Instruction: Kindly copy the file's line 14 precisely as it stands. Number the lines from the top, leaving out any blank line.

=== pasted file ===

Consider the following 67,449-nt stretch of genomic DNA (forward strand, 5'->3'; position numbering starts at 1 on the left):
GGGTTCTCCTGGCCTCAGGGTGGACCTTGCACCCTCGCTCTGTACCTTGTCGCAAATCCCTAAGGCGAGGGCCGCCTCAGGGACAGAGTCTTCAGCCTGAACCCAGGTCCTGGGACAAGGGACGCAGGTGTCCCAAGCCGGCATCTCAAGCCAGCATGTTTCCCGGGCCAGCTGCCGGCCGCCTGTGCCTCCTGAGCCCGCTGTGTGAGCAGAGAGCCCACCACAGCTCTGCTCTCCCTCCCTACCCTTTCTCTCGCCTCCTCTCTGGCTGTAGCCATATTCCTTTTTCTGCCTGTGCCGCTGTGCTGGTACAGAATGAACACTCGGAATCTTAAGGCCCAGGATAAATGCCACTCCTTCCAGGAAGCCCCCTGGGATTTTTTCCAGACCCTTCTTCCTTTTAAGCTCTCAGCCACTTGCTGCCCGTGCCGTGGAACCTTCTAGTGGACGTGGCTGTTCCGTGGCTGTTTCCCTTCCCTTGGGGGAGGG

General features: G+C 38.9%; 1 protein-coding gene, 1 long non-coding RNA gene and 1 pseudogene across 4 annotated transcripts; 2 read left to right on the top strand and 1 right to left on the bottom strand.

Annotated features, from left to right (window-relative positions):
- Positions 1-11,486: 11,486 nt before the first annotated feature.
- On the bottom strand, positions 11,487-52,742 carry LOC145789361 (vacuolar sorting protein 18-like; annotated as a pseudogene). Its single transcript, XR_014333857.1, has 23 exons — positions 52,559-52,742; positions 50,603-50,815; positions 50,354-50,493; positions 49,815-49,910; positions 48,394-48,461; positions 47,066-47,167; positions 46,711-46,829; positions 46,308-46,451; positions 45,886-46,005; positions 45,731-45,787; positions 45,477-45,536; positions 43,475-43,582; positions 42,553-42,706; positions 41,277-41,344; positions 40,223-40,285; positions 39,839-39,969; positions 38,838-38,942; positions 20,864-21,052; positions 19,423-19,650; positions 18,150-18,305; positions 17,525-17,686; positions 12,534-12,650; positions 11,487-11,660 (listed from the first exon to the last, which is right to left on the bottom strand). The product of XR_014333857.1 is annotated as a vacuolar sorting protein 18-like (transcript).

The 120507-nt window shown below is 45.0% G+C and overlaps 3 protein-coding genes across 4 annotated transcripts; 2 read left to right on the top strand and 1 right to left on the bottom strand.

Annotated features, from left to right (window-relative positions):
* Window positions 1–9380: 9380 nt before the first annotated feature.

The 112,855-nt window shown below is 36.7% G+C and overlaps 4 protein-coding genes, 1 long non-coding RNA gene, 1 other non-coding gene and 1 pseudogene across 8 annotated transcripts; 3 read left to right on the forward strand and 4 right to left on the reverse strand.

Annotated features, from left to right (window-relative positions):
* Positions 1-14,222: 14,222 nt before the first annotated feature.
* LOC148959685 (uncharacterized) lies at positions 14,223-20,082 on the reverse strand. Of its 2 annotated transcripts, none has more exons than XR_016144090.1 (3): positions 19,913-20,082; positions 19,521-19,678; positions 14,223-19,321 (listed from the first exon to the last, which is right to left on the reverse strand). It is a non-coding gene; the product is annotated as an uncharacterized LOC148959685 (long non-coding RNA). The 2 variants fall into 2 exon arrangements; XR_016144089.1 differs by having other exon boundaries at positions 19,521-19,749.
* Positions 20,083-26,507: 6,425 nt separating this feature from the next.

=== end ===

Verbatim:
* Positions 20,083-26,507: 6,425 nt separating this feature from the next.